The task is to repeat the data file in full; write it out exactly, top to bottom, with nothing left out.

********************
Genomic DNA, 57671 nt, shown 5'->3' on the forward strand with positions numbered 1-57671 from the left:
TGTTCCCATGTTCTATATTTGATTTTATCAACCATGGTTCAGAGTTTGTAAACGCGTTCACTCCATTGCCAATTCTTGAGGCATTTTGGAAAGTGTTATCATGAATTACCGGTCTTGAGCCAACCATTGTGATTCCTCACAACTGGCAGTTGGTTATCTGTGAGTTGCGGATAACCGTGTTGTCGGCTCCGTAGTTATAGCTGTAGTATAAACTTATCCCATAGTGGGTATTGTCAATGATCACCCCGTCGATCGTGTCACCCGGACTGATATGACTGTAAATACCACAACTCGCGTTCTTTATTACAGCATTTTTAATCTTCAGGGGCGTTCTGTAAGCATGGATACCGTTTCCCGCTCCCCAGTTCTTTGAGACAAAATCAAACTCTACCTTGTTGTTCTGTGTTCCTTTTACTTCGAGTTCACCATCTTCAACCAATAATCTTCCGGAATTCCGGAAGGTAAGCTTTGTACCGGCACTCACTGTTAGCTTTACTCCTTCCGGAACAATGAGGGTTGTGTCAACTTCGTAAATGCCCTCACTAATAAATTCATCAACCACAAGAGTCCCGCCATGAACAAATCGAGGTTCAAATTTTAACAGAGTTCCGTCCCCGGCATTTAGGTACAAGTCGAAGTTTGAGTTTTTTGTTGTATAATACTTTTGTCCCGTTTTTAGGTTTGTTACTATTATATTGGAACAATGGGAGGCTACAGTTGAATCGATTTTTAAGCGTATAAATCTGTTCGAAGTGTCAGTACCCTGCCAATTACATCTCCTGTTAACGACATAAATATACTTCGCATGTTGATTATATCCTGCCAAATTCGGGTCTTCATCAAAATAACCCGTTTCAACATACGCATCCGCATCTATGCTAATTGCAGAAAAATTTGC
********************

Genomic DNA, 57671 nt, shown 5'->3' on the forward strand with positions numbered 1-57671 from the left:
TGTTCCCATGTTCTATATTTGATTTTATCAACCATGGTTCAGAGTTTGTAAACGCGTTCACTCCATTGCCAATTCTTGAGGCATTTTGGAAAGTGTTATCATGAATTACCGGTCTTGAGCCAACCATTGTGATTCCTCACAACTGGCAGTTGGTTATCTGTGAGTTGCGGATAACCGTGTTGTCGGCTCCGTAGTTATAGCTGTAGTATAAACTTATCCCATAGTGGGTATTGTCAATGATCACCCCGTCGATCGTGTCACCCGGACTGATATGACTGTAAATACCACAACTCGCGTTCTTTATTACAGCATTTTTAATCTTCAGGGGCGTTCTGTAAGCATGGATACCGTTTCCCGCTCCCCAGTTCTTTGAGACAAAATCAAACTCTACCTTGTTGTTCTGTGTTCCTTTTACTTCGAGTTCACCATCTTCAACCAATAATCTTCCGGAATTCCGGAAGGTAAGCTTTGTACCGGCACTCACTGTTAGCTTTACTCCTTCCGGAACAATGAGGGTTGTGTCAACTTCGTAAATGCCCTCACTAATAAATTCATCAACCACAAGAGTCCCGCCATGAACAAATCGAGGTTCAAATTTTAACAGAGTTCCGTCCCCGGCATTTAGGTACAAGTCGAAGTTTGAGTTTTTTGTTGTATAATACTTTTGTCCCGTTTTTAGGTTTGTTACTATTATATTGGAACAATGGGAGGCTACAGTTGAATCGATTTTTAAGCGTATAAATCTGTTCGAAGTGTCAGTACCCTGCCAATTACATCTCCTGTTAACGACATAAATATACTTCGCATGTTGATTATATCCTGCCAAATTCGGGTCTTCATCAAAATAACCCGTTTCAACATACGCATCCGCATCTATGCTAATTGCAGAAAAATTTGC